As no compelling information was known to the insurer, a prominent law firm is hired to defend the matter under a reservation of rights. After the appearance is made on behalf of the Builder for the construction defect allegations, several depositions, motions, and an eventual mediation yield the following result:
Builder is Successful in Proving that $60,000.00 was owed to him, although his foreclosure proceding was halted short when it became apparent that the home’s value did not have enough equity to be purchased at the Master in Equity auction for more than the priority mortgage loan amounts. The Builder accepted a confesssion of judgment in the amount of $80,000.00, which took into account his attorneys fees. The judgment has still not reaped any rewards, as the Owner only received $4200.00 in nuissance money as it could not be proven that the condensation was attributable to any breaches of contract, duty, or negligence on the part of the buidler or its subcontractors.
The Builder’s insurance company contributed $41,000.00 to the law firm defending the frivilous defect suit and $8500.00 in expenses for the retention of experts and other costs. All in all, roughly $50,000.00 was spent to defend a frivilously brought retalliatory counterclaim. At the end of the year, the Builder was forced to locate another insurance carrier as future coverage was declined due to an increase in overall claims made.
Is there anything to learn from this lesson in economic waste? I am not really sure. The Builder did his job and deserved to be paid for it. The Owner of the home probably intended to pay for items which he could not afford once the construction loan was exhausted per change orders. The attorney for the Owner would likely not be subject to sanctions if he could show reliance was justified on the hazard insurance carriers report which attributed the condensation to either the HVAC or the Roof installation. The Builder’s liability carrier did its job by indemnifying and protecting its policyhodler. While the defense attorneys might have made a true attempt to avoid the suit by making a suggestion to settle prior to full blown discovery costs being eaten up, it likely would not have yielded an early settlement. The fact of the matter is, no singular party could be labeled a bad actor, yet it is certain that each party contributed to the economic waste which was produced in this situation.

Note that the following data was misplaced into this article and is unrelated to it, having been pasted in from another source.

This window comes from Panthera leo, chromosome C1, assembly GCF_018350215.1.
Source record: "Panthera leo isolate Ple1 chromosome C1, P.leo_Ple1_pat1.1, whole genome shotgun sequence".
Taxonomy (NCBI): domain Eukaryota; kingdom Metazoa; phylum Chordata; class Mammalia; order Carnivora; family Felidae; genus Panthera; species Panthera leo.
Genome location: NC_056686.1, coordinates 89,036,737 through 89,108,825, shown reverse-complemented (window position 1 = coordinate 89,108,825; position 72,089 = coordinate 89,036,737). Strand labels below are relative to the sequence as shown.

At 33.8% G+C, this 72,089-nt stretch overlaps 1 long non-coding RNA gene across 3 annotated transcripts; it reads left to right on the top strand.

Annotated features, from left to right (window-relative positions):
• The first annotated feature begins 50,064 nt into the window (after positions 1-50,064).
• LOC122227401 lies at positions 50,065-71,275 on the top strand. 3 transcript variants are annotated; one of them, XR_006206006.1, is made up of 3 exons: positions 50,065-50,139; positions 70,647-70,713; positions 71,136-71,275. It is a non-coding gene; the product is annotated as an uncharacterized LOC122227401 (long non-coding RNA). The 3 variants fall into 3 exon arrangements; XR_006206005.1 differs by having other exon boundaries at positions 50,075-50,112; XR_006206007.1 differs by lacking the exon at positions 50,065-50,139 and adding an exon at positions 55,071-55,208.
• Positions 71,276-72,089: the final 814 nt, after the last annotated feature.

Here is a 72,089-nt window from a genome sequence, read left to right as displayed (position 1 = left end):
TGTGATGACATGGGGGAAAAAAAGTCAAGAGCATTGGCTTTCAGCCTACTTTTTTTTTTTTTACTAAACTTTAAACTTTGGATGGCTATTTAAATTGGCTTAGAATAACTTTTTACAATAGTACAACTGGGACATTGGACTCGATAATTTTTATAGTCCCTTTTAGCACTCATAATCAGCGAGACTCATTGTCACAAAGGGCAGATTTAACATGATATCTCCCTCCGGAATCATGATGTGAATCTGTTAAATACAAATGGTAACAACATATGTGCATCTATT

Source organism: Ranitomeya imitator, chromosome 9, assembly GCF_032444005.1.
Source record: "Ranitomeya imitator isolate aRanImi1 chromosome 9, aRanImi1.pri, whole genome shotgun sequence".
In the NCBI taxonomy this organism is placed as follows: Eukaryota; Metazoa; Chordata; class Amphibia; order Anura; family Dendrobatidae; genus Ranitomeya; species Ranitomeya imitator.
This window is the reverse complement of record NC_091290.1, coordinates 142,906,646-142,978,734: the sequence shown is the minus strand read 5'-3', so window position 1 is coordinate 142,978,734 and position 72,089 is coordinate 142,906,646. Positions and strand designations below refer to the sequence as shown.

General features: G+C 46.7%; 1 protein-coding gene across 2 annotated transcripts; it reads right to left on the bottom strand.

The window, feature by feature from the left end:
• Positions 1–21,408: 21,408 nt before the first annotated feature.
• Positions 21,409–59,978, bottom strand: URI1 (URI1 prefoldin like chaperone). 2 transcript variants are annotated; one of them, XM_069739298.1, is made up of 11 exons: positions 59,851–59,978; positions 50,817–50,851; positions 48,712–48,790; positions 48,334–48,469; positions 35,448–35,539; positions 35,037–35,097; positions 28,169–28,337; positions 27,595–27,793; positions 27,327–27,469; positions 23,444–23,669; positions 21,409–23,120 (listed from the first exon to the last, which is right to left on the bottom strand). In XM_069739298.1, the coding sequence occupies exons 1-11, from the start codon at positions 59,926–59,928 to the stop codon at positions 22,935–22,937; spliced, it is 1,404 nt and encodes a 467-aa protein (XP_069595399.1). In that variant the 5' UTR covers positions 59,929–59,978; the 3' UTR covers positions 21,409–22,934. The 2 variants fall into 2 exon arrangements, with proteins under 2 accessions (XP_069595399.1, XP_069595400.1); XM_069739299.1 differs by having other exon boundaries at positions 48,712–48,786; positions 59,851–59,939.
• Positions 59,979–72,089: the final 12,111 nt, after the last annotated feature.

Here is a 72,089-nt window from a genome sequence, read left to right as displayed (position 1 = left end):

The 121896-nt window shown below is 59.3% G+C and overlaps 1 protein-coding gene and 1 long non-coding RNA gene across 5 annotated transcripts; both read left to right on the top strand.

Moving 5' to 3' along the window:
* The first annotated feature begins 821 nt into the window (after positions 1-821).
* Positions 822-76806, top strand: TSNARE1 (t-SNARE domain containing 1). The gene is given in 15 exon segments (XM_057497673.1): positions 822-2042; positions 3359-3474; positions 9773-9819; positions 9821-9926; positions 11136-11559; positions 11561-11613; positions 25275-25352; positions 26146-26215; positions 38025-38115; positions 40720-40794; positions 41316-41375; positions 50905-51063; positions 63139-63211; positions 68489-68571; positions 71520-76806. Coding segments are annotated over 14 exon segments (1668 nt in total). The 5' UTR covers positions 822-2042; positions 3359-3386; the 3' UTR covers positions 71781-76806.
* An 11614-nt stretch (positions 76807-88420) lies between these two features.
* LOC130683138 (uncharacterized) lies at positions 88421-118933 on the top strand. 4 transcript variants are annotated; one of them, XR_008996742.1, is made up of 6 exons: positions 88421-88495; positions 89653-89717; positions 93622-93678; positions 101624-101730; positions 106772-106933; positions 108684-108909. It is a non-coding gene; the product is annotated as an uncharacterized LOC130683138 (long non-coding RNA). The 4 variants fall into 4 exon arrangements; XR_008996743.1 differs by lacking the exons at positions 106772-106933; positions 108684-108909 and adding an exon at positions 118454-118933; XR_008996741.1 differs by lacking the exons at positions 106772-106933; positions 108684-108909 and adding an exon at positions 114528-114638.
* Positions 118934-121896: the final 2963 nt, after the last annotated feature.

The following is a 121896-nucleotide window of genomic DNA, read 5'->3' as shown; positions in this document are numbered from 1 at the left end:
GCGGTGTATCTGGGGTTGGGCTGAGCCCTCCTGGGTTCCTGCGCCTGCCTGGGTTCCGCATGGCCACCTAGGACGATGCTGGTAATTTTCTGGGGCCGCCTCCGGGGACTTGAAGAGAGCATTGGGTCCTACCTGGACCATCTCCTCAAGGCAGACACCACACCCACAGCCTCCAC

1) Professional AIA or AGC style contracts might be bulky and perceived to be “unnecessary” for residential construction, although it is hard to argue that these contracts do not do their job in defining ambiguities lying within project administration and delivery such as the dreaded change order.
2) Owners need to be careful and stay within budget as economic uncertainties have caused credit markets to shrink. Equity is not guaranteed, and buyers need to beware when asking for items that are outside of the cost plus agreement or plans that they provided to the Builder.
3) Insurance carriers might hold the key in forcing contractors to employ project administration and delivery methods which are more efficient, and fully documented. While the issue of contractor payment is typically thought of to be a risk allocated to the bond market, this lengthy fact pattern shows just the opposite.
There is no conclusory answer or lesson to be learned other than we all need to become more efficient in our practices. Whether we are a consumer borrowing money for a custom home, a Builder trying to please, or a lawyer stuck in the middle. There needs to be some sort of way to address these needless defect cases which don’t even involve construction defects at all.